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Public asked to weigh in on latest mobility document

October 25, 2011

The City of Bishop has released its final draft of the Mobility Element or transportation chapter of its General Plan and is accepting more public comments. The element does not contain a truck route, or bypass, idea. Photo by Mike Bodine

City officials have spent the past few months gathering public comments on Bishop’s Mobility Element, planned to be the transportation chapter of the city’s General Plan by February 2012. These elements help guide the city and its leaders in prioritizing, and eventually completing, projects that are in the best interest of the citizenry.
The city is, again, opening the door for comments on another draft of the element in November and January. This will be the new and final draft of the transportation chapter.
The final, much more detailed draft outlines long-range plans and ideas for transportation, such as improvements to streets and bikeways as well as accessibility needs. The element is not a blueprint, but a guide to street improvements that the city and individuals alike will make in the city, said Public Works Director Dave Grah.
Some of the ideas outlined in the element include ways to improve circulation for all forms of traffic in and around the city; one of these ideas was a trucks-only route, or bypass, around the city.
Some of those speaking out, and according to the city they accounted for the majority of comments received on the element, said they felt they had been run over by a proposal to put a noisy, smelly, bypass right in their backyard. The city guaranteed the public the bypass idea was simply an idea and not aproposal.
Despite the explanation, the public spoke out and was heard, as the final draft of the element is ready for review – sans any mention of a truck’s-only route or bypass.
The pair of documents that are essentially the Mobility Element are the Final Draft Mobility Element and the Final Draft Transportation Report, both available at www.ca-bishop.us, and at City Hall, 377 W. Line St.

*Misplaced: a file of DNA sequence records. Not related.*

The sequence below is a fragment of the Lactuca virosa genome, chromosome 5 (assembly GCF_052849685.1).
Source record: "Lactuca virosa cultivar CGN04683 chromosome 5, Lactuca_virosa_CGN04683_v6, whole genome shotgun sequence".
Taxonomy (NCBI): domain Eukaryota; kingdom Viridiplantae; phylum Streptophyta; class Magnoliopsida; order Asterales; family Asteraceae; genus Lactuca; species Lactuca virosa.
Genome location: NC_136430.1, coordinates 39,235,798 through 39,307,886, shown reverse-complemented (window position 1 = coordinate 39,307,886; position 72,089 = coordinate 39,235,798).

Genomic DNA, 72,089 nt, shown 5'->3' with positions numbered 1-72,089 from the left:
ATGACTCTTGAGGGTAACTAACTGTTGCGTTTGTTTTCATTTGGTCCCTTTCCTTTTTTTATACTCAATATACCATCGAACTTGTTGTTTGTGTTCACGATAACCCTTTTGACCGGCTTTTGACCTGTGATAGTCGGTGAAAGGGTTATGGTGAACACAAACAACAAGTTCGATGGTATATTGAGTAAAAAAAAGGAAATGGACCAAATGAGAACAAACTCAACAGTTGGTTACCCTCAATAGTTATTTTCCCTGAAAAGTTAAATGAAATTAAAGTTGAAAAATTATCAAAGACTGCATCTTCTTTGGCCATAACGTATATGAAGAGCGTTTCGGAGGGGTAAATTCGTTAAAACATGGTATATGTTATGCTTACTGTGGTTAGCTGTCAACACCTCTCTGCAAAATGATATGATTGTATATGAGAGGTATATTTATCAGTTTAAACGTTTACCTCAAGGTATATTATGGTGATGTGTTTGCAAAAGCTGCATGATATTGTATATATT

The final draft is an update to the draft released in July and reflects the changes made as a result of public comments. The city began soliciting comments in May, but the response was weak, according to Grah. The city then decided to send out more than 2,400 letters to residences in July.
“The July documents generated a large number of public comments mostly related to a truck route that was included in that draft. The current documents do not include a truck route,” states a press release from the city. “The purpose of the truck route was to protect and improve the attractiveness of Main Street by removing the trucks that are just traveling through town. These trucks have a relatively large impact due to their size and noise but do little to benefit the local economy or community character.”
Grah explained in an earlier interview that truck traffic is expected to grow exponentially in the future and the public should be ready. As truck traffic grows, the access on and around Main Street will become more difficult.
A study that has been used in Bishop’s needs transportation assessment is the Bishop Area Access and Circulation Study completed in 2007. Conducted by Caltrans, the study centered around easing traffic on Main Street and opening up more accessibility for businesses and safety for pedestrians. The study concluded that traffic congestion, including trucks, is a concern.
While the element is not a projects list, it does have a goal of improving mobility and increasing safety in the city. The Transportation Report of the Element lists recommended studies and actions that will help toward that end.
A small list of these projects include: extending Sierra Street to See Vee Lane; improvements to Church Street with new pavement and construction of continuous curb; a new “A” Street Construct between Line Street and North Sierra Highway; a Bishop to Laws Path; and a new East Line Street bridge.
Grah explained that to implement a project on this list takes many steps. First, he said, comes the prioritization of a project. Priority comes from both the suggestions of the element and current concerns. As with all municipal entities, the safety of the citizens is the number one priority.
A new East Line Street bridge, for example, is a public safety concern. Although the city recently added a slower speed limit zone at the bridge, Grah said children will inevitably play on and around the bridge and drivers will race their cars across no matter the posted limit.
Grah said a possible solution would be widening the bridge. The next step is to find funding. Funding is needed for environmental studies that cost approximately 10-20 percent of a total project, plus design costs that can be just as expensive.
Grah said this stage is all-important for public comment. The design phase is where the details of the project are revealed. From there the job would go to bid and construction.
There is still a chance to comment on this important document that will help guide the city how people will move around in it in the future.
The Bishop Planning Commission will hold a public hearing and discuss the Mobility Element at its meeting on Nov. 29 with a final environmental study and comment periods in January 2012 and the Bishop City Council adoption late in February 2012.
Comments may be sent to 377 W. Line St., Bishop, CA 93514, or P.O. Box 1236, Bishop, CA 93515, or by calling (760) 873-8458, or by e-mail to publicworks@ca-bishop.us.

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